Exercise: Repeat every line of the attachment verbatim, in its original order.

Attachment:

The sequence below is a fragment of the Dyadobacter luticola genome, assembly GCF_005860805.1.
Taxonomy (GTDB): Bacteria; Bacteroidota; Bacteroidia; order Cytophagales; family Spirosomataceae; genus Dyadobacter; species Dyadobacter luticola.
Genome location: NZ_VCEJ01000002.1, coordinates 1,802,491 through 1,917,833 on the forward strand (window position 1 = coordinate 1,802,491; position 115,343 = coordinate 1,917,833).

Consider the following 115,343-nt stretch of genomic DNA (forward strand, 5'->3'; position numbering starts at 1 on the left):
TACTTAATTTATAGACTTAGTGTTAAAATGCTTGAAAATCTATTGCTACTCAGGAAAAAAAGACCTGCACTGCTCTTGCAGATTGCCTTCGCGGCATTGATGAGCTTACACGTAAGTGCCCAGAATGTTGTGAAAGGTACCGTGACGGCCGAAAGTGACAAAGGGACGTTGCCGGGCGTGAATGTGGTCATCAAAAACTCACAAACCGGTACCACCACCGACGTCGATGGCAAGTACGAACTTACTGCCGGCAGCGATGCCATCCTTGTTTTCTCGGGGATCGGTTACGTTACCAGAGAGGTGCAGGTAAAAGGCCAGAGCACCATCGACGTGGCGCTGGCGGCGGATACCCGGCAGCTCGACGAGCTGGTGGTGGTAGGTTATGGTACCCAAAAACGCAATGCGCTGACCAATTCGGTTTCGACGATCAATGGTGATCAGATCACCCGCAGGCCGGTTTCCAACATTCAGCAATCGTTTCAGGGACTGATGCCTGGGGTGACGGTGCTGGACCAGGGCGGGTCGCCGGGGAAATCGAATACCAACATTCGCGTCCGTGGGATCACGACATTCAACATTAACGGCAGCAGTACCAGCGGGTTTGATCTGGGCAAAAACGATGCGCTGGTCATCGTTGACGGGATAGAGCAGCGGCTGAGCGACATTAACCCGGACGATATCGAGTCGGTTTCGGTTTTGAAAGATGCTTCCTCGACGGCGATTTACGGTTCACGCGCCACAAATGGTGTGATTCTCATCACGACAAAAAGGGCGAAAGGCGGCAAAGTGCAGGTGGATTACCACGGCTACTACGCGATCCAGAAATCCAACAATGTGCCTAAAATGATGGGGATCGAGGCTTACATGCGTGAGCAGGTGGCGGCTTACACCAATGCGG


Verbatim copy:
The sequence below is a fragment of the Dyadobacter luticola genome, assembly GCF_005860805.1.
Taxonomy (GTDB): Bacteria; Bacteroidota; Bacteroidia; order Cytophagales; family Spirosomataceae; genus Dyadobacter; species Dyadobacter luticola.
Genome location: NZ_VCEJ01000002.1, coordinates 1,802,491 through 1,917,833 on the forward strand (window position 1 = coordinate 1,802,491; position 115,343 = coordinate 1,917,833).

Consider the following 115,343-nt stretch of genomic DNA (forward strand, 5'->3'; position numbering starts at 1 on the left):
TACTTAATTTATAGACTTAGTGTTAAAATGCTTGAAAATCTATTGCTACTCAGGAAAAAAAGACCTGCACTGCTCTTGCAGATTGCCTTCGCGGCATTGATGAGCTTACACGTAAGTGCCCAGAATGTTGTGAAAGGTACCGTGACGGCCGAAAGTGACAAAGGGACGTTGCCGGGCGTGAATGTGGTCATCAAAAACTCACAAACCGGTACCACCACCGACGTCGATGGCAAGTACGAACTTACTGCCGGCAGCGATGCCATCCTTGTTTTCTCGGGGATCGGTTACGTTACCAGAGAGGTGCAGGTAAAAGGCCAGAGCACCATCGACGTGGCGCTGGCGGCGGATACCCGGCAGCTCGACGAGCTGGTGGTGGTAGGTTATGGTACCCAAAAACGCAATGCGCTGACCAATTCGGTTTCGACGATCAATGGTGATCAGATCACCCGCAGGCCGGTTTCCAACATTCAGCAATCGTTTCAGGGACTGATGCCTGGGGTGACGGTGCTGGACCAGGGCGGGTCGCCGGGGAAATCGAATACCAACATTCGCGTCCGTGGGATCACGACATTCAACATTAACGGCAGCAGTACCAGCGGGTTTGATCTGGGCAAAAACGATGCGCTGGTCATCGTTGACGGGATAGAGCAGCGGCTGAGCGACATTAACCCGGACGATATCGAGTCGGTTTCGGTTTTGAAAGATGCTTCCTCGACGGCGATTTACGGTTCACGCGCCACAAATGGTGTGATTCTCATCACGACAAAAAGGGCGAAAGGCGGCAAAGTGCAGGTGGATTACCACGGCTACTACGCGATCCAGAAATCCAACAATGTGCCTAAAATGATGGGGATCGAGGCTTACATGCGTGAGCAGGTGGCGGCTTACACCAATGCGG